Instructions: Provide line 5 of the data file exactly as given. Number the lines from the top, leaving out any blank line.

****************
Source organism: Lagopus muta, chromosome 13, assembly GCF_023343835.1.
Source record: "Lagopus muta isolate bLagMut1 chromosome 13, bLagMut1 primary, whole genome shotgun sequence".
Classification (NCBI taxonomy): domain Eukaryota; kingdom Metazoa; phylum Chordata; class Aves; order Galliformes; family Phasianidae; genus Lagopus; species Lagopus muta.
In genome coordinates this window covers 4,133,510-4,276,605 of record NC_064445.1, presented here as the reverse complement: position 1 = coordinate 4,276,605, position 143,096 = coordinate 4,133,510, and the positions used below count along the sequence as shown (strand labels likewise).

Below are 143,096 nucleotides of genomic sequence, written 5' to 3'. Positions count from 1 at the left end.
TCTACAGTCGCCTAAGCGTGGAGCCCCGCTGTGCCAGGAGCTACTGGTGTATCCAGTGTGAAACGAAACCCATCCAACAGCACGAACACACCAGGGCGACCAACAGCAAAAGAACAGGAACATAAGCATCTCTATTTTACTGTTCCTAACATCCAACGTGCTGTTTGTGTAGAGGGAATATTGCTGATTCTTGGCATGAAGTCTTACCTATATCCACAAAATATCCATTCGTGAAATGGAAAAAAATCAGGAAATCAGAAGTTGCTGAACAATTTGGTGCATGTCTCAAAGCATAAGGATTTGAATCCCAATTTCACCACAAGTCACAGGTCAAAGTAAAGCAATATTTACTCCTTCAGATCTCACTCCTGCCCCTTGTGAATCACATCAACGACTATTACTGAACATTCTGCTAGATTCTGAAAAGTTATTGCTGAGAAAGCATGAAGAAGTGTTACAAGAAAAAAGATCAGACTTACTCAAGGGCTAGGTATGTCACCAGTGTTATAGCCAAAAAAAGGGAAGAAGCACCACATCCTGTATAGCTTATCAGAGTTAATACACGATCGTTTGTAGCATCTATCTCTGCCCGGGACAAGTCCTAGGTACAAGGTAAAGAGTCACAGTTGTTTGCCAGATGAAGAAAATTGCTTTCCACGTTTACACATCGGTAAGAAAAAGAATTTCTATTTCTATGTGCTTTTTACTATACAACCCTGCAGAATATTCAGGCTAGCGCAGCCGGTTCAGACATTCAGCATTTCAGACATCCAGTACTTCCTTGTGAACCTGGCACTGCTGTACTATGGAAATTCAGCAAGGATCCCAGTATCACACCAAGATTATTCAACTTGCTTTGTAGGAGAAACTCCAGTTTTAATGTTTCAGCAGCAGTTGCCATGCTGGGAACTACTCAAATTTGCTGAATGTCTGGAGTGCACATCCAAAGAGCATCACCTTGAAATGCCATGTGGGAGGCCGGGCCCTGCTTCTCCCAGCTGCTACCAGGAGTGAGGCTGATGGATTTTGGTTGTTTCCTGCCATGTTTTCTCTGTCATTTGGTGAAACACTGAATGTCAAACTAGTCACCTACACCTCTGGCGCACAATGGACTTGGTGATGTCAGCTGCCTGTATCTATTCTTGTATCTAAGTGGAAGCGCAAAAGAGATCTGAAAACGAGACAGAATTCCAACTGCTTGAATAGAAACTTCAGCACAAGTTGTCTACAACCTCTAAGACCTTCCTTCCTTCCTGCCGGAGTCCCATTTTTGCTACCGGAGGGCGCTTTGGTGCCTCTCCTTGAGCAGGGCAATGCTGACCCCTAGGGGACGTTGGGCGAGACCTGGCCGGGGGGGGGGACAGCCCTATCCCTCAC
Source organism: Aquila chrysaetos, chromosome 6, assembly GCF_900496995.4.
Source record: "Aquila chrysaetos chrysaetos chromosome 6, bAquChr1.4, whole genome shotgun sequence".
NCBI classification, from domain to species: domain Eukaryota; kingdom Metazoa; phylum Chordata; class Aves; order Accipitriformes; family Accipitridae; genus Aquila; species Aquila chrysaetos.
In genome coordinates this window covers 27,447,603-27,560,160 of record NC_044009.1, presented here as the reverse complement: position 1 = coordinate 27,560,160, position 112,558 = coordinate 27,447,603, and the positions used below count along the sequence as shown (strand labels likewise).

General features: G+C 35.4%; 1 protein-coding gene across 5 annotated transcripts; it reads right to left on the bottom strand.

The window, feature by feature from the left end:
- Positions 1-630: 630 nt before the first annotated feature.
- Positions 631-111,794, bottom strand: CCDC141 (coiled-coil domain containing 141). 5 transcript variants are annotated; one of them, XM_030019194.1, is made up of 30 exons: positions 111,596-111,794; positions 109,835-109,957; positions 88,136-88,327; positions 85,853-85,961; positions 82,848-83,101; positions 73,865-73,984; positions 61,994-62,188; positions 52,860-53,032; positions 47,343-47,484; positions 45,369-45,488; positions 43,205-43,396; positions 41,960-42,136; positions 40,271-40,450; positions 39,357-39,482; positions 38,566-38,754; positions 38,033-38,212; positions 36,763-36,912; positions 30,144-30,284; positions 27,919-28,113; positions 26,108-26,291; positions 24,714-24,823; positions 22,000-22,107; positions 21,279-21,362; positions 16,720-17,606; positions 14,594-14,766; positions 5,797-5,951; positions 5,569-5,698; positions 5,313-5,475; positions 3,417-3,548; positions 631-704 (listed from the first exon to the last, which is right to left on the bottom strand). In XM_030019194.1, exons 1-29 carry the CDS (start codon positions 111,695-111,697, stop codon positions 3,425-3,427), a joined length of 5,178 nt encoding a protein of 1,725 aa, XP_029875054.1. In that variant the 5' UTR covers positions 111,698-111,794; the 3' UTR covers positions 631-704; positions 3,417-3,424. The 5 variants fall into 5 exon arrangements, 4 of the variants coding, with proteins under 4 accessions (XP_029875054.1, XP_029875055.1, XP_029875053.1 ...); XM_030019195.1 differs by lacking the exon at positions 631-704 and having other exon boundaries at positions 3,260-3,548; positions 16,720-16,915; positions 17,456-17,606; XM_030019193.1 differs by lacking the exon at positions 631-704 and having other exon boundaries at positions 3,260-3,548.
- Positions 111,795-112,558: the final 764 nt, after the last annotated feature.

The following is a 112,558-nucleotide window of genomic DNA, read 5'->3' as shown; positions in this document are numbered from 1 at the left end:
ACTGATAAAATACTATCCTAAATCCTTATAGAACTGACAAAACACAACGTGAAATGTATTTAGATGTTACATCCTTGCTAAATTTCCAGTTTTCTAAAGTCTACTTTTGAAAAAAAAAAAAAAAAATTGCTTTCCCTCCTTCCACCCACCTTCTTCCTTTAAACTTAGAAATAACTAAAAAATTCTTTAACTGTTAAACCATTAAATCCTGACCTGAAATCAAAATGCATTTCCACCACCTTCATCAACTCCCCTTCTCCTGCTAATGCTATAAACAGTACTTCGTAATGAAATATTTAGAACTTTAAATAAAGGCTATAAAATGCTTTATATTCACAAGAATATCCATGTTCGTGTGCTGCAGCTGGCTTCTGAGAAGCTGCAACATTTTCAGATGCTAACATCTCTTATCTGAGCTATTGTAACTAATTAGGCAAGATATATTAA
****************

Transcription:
Below are 143,096 nucleotides of genomic sequence, written 5' to 3'. Positions count from 1 at the left end.